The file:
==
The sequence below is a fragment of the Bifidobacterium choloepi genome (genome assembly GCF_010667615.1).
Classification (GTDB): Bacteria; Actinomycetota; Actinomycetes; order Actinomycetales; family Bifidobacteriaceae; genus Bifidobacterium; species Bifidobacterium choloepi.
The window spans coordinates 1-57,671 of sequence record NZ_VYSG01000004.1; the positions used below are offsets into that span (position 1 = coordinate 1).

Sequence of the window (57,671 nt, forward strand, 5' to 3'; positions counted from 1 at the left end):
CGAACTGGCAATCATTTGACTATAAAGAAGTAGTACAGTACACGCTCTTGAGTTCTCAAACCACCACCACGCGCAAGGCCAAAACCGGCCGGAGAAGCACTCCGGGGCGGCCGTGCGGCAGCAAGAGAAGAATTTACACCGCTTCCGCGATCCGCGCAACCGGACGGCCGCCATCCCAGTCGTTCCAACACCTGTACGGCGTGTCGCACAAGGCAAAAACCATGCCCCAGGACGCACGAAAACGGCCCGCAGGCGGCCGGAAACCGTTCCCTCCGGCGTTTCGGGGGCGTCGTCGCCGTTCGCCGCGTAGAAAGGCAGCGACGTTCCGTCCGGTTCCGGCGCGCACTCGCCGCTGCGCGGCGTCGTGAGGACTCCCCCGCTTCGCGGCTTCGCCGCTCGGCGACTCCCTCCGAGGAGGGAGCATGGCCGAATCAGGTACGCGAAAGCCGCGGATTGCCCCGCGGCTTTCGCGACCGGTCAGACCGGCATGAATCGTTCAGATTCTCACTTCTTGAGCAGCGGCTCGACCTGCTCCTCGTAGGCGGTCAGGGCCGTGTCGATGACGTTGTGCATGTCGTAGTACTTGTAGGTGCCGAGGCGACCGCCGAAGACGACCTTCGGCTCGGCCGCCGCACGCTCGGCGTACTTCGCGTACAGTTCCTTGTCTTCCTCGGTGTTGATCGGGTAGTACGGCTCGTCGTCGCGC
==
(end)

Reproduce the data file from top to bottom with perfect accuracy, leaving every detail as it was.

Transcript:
The sequence below is a fragment of the Bifidobacterium choloepi genome (genome assembly GCF_010667615.1).
Classification (GTDB): Bacteria; Actinomycetota; Actinomycetes; order Actinomycetales; family Bifidobacteriaceae; genus Bifidobacterium; species Bifidobacterium choloepi.
The window spans coordinates 1-57,671 of sequence record NZ_VYSG01000004.1; the positions used below are offsets into that span (position 1 = coordinate 1).

Sequence of the window (57,671 nt, forward strand, 5' to 3'; positions counted from 1 at the left end):
CGAACTGGCAATCATTTGACTATAAAGAAGTAGTACAGTACACGCTCTTGAGTTCTCAAACCACCACCACGCGCAAGGCCAAAACCGGCCGGAGAAGCACTCCGGGGCGGCCGTGCGGCAGCAAGAGAAGAATTTACACCGCTTCCGCGATCCGCGCAACCGGACGGCCGCCATCCCAGTCGTTCCAACACCTGTACGGCGTGTCGCACAAGGCAAAAACCATGCCCCAGGACGCACGAAAACGGCCCGCAGGCGGCCGGAAACCGTTCCCTCCGGCGTTTCGGGGGCGTCGTCGCCGTTCGCCGCGTAGAAAGGCAGCGACGTTCCGTCCGGTTCCGGCGCGCACTCGCCGCTGCGCGGCGTCGTGAGGACTCCCCCGCTTCGCGGCTTCGCCGCTCGGCGACTCCCTCCGAGGAGGGAGCATGGCCGAATCAGGTACGCGAAAGCCGCGGATTGCCCCGCGGCTTTCGCGACCGGTCAGACCGGCATGAATCGTTCAGATTCTCACTTCTTGAGCAGCGGCTCGACCTGCTCCTCGTAGGCGGTCAGGGCCGTGTCGATGACGTTGTGCATGTCGTAGTACTTGTAGGTGCCGAGGCGACCGCCGAAGACGACCTTCGGCTCGGCCGCCGCACGCTCGGCGTACTTCGCGTACAGTTCCTTGTCTTCCTCGGTGTTGATCGGGTAGTACGGCTCGTCGTCGCGC